The look Jessa gives her dad screams "I’m so over it". He retaliates that he didn’t even think she’d bother showing up this time; this isn’t his first time to the Jessa rodeo.

So, Hannah and Jessa go joyriding with the boys. They’re doing whippets and driving blind when Hannah complains that she’s had enough. They pull over, and Hannah stomps off into the woods. Frank follows her and gives her a kiss.

Are you 18?” she asks.
No, I’m 19.” he replies.

They get on the ground and they start having sex, but it’s over before anyone knows it. The look of outrage on Hannah’s face is priceless. Meanwhile, Jessa and Tyler sit in the car and do nothing.

Soon after, they come out of the woods. Jessa is disgusted that Hannah had “sex” with Frank. Hannah thought they were going out for a sexcapade, but Jessa is shocked that Hannah would think that. Can you blame Hannah? Really? Jessa is the sexcapade girl, am I right?

Briefly, in bed, Hannah chats with Jessa about her attitude at home. She’s not in the right frame of mind, she mutters. “Who is in their right mind when visiting their parents?” Hannah responds. (or something to that effect)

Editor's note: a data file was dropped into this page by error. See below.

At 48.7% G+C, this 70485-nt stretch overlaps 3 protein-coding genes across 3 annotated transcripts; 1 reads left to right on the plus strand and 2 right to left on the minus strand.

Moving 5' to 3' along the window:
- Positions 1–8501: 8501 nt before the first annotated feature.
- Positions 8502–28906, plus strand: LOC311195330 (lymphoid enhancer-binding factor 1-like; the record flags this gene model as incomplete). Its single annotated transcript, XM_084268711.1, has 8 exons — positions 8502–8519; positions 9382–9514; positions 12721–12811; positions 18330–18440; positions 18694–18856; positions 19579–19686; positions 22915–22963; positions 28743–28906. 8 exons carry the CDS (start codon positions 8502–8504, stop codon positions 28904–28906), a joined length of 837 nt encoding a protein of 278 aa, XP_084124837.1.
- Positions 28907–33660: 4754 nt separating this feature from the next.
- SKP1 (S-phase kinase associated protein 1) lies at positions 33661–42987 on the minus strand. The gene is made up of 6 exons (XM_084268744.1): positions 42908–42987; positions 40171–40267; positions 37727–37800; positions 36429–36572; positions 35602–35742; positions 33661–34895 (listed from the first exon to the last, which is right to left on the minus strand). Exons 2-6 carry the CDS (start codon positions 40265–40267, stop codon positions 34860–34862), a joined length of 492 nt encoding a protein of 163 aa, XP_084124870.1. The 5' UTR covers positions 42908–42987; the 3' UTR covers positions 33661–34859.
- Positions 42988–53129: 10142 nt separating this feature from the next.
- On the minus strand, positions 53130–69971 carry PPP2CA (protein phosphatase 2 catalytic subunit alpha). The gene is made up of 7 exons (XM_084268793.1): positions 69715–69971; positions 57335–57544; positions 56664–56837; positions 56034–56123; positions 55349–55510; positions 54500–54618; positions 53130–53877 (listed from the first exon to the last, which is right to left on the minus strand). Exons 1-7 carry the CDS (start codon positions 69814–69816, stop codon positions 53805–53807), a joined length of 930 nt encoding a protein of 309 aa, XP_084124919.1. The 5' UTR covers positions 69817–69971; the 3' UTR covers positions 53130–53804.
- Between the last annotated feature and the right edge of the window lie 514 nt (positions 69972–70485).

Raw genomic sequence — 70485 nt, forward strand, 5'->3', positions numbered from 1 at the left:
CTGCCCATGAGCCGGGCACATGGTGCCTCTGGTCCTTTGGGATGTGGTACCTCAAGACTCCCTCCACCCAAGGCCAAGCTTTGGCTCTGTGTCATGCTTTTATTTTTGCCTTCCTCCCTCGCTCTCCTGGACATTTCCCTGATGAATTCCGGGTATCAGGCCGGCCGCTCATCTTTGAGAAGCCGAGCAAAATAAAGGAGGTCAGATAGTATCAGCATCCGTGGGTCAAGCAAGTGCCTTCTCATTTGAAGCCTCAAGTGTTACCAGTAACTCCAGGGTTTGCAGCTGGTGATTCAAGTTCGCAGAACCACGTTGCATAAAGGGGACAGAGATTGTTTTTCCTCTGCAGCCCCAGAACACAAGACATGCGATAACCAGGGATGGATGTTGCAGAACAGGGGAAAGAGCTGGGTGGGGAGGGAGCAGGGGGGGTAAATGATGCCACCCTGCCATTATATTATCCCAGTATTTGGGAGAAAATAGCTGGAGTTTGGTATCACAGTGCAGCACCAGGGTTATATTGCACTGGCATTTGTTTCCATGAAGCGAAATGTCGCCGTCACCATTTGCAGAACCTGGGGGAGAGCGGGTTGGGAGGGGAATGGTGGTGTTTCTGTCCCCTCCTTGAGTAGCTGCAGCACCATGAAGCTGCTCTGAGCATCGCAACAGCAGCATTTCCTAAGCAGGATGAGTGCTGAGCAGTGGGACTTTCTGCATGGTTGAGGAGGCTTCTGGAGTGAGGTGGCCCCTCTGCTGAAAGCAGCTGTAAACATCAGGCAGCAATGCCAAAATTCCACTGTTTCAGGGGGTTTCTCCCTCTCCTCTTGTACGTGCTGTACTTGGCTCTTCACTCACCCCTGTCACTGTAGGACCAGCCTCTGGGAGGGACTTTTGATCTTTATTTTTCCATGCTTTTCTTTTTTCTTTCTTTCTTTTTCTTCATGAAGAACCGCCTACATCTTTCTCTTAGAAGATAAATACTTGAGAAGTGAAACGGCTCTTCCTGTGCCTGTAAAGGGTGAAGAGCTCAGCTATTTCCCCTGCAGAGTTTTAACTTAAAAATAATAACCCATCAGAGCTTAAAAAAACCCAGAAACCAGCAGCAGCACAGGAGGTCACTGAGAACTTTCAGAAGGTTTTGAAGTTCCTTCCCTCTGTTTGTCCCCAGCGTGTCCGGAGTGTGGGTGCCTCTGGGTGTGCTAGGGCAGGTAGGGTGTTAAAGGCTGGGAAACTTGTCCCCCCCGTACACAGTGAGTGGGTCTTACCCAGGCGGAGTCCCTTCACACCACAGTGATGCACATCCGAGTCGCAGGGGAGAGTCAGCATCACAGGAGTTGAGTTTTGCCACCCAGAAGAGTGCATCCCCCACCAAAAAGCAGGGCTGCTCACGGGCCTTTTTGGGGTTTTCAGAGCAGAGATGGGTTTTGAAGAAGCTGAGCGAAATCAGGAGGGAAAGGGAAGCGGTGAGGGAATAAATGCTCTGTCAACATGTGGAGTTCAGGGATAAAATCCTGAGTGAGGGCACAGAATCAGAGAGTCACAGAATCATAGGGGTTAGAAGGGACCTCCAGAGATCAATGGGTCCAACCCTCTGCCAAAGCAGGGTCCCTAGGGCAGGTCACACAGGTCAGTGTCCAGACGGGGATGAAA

The next morning, Jessa has a heartfelt talk with her dad. He seems to think the country is boring, and she takes it as a sign he wants to leave yet again. Pull up stakes, if you will. This starts an argument that sounded true, at least in the dialogue, but I don’t know if I really felt Jessa’s pain towards her father’s actions. She felt abandoned her entire life, and she shouldn’t have to take care of him because she’s the child. It shouldn’t be her job.
Meanwhile, Hannah’s having an uncomfortable conversation of her own (when is she not?). Frank’s waiting for her in the dining room. He wants to know if Hannah used him for sex. “You came in my thigh crease,” Hannah says. If there was anyone being used for “sex”, it was her.

She asks if he’s ever had sex before. He says he has, one other time. With a girl. A girl named Rhianna. Hannah doesn’t buy it, but doesn’t say as much. Also, everyone thinks Frank is in love with Tyler, but it’s really the other way around. Sure it is.